As cellular phones move from toys of the elite to everyday tools for the masses, municipalities like Mineola have to keep up with telecommunications providers in order to avoid being overrun by protruding cast-iron towers. Taking the lead from other Nassau communities, the village introduced last Wednesday a proposal which board members say will allow them the most stringent regulations possible on the placement and number of cell towers.
The Federal Telecommunications Act of 1996 opened the door for more competition for all facets of communications, including phone and internet service, by deregulating the industry once dominated by American Telephone & Telegraph, Inc. While the Federal Communications Commission maintains jurisdiction over environmental effects of radio frequency emissions and radio signal interference, the act also gave localities authority over placement, construction and modification of personal wireless service antennaes, towers and accessory structures.
"We have attempted to give this board the greatest latitude of regulation," said Village Attorney John Spellman. "We looked at some model local laws and modified them to give Mineola the best protection possible. We think it will withstand judicial scrutiny."
Only one resident was in attendance at Wednesday's public hearing on the proposal and she did not speak. However, some residents did chime in during the regular board meeting which followed. The board reserved decision until the Nassau County Planning Department issues its response to the proposal. If it comes back favorable, the board can pass it with a simple majority. If not, two-thirds of the board would have to approve it. The process is expected to take about two weeks.
There already exist in the village a few towers, which are licensed for radio, not wireless, transmissions. The existing towers which were approved under the village's code prior to the expected adoption of the law would be able to remain without complying with the additional requirements, with a few exceptions. For example, the existing towers will still have to maintain a 200-foot buffer zone from residentially zoned land, will have to be certified as structurally sound by an engineer, and be properly maintained. Spellman did say that owners of some of the existing towers may have to reapply for a permit upon passage of the law.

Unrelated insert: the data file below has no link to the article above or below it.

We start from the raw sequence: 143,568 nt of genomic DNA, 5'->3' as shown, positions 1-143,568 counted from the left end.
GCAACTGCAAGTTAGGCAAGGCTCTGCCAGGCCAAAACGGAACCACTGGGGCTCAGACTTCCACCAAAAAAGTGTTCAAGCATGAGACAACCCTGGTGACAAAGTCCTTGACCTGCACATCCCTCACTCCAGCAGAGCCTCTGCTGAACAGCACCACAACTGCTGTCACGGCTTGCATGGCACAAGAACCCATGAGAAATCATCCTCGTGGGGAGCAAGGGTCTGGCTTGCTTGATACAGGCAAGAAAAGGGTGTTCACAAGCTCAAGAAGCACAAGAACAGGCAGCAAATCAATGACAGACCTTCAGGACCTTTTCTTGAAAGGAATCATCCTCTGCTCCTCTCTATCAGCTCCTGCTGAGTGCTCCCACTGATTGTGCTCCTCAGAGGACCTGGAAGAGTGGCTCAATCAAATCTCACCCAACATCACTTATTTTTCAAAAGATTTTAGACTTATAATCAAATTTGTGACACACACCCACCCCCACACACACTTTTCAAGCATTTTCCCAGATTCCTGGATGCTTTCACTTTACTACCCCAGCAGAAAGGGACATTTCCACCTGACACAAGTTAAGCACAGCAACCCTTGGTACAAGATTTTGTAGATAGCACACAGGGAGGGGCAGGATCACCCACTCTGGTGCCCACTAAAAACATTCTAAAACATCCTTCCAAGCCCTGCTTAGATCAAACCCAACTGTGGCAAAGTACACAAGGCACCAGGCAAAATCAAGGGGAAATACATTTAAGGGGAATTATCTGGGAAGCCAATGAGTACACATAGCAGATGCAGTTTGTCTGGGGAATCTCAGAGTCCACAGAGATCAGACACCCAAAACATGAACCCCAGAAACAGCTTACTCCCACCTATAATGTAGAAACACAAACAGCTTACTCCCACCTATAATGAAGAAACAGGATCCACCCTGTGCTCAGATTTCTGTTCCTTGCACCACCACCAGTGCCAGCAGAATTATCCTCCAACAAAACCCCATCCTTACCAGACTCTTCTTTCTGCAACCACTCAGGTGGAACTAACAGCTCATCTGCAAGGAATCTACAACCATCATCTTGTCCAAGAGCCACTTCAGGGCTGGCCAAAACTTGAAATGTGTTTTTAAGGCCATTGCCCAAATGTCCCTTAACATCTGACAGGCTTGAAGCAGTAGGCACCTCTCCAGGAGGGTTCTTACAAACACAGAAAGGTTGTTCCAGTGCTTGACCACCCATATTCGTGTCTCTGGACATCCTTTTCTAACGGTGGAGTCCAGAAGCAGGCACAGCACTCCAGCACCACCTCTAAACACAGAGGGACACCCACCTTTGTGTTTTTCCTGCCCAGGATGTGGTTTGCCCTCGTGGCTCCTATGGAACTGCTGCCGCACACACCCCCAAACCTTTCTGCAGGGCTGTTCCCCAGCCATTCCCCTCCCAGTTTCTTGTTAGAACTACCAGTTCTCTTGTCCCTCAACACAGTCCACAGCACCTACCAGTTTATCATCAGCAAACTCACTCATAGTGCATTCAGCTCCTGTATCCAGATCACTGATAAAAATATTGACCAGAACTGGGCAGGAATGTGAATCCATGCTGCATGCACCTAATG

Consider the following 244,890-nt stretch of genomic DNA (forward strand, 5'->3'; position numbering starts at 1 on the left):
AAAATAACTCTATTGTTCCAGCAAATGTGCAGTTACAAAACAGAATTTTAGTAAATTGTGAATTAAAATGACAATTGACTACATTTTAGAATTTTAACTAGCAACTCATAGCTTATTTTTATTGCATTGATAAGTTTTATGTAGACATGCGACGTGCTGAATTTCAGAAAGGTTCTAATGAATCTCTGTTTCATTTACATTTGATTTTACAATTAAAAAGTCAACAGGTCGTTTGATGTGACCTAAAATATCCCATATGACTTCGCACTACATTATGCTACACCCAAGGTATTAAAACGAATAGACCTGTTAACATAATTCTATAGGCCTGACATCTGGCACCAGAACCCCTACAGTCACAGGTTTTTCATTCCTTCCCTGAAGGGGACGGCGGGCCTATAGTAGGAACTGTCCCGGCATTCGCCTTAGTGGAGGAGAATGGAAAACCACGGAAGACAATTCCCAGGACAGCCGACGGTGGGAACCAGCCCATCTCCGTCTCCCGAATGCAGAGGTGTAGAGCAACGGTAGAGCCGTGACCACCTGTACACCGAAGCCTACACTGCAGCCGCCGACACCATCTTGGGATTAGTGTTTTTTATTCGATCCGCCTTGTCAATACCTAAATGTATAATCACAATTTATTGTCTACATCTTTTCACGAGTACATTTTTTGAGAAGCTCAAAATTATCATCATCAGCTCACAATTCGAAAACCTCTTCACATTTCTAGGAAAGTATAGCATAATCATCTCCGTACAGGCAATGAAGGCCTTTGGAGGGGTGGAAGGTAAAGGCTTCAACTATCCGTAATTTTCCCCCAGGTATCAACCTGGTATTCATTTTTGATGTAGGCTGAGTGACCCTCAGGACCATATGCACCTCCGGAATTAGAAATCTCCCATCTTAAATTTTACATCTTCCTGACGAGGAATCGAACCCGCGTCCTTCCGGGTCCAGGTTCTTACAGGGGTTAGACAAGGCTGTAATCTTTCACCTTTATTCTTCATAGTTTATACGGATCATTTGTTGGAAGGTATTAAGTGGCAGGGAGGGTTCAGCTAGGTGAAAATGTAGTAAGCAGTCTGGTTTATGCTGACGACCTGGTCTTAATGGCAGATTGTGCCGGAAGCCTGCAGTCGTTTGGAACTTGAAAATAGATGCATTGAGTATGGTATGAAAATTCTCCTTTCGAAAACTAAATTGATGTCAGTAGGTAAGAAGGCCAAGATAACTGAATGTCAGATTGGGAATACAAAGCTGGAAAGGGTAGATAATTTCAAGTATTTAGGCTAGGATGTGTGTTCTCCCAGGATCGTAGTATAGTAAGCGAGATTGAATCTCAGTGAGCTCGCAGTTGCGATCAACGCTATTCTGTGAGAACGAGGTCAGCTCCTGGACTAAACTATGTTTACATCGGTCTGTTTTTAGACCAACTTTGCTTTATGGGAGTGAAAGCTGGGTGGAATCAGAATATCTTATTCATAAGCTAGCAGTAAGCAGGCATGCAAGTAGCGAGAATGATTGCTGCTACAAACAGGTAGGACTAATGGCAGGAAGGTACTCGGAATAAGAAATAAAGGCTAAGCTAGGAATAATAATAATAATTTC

The proposal puts in place a new application process to obtain permits to build towers. The permits would be effective for two years and renewable upon reapplication. Every new antenna or tower would also be subject to a public hearing.
The cornerstone of the legislation is the village's promotion of co-location of towers and antenna. A section of the proposal reads:
"No new tower shall be built, constructed or erected in the village unless the tower is capable of supporting another person's operating telecommunications facilities comparable in weight, size and surface area to the telecommunications facilities installed by the applicant on the tower within six months of the completion of the tower construction."
Essentially, in order for a tower to be approved, the owner must agree to the possibility that a competitor's antenna will be attached to it.
The proposal's placement requirements include setting towers back on all sides the same distance as the height of the structure. The law would also govern the design and illumination of the towers, as well as landscaping surrounding the structure.
Deputy Mayor Warren Brinker said he has had some calls from residents without cable television who say their reception has been interrupted as of late. Although Brinker stopped short of blaming the problem on nearby towers, he said there is probably a correlation.
"I don't think anyone can say the towers are not part of the reason," he said.
One such resident, Walter Crosby of Maple Place, missed the hearing but addressed the board during the regular meeting. He said a radio tower on his street is not only a nuisance to television service, but a serious health threat.
Saying the tower has "new arms growing out of it every day," Crosby pointed to signs on the fence surrounding the tower which indicate its harm to people.
"I took a survey," he said. "On Maple Place, almost every other house has someone affected by cancer. I think it's dangerous to our community."
As little as two years ago, the tower in question had only one antenna, Brinker said. "But it was growing and growing until we stopped them."
If the proposal is passed, the board believes it will have the leverage necessary to deal with the many companies already soliciting the village with applications.
"We're looking at minimizing the number of towers and maximizing the service," Spellman said. "The village has been in talks with several companies, all of which are used to dealing with these types of laws."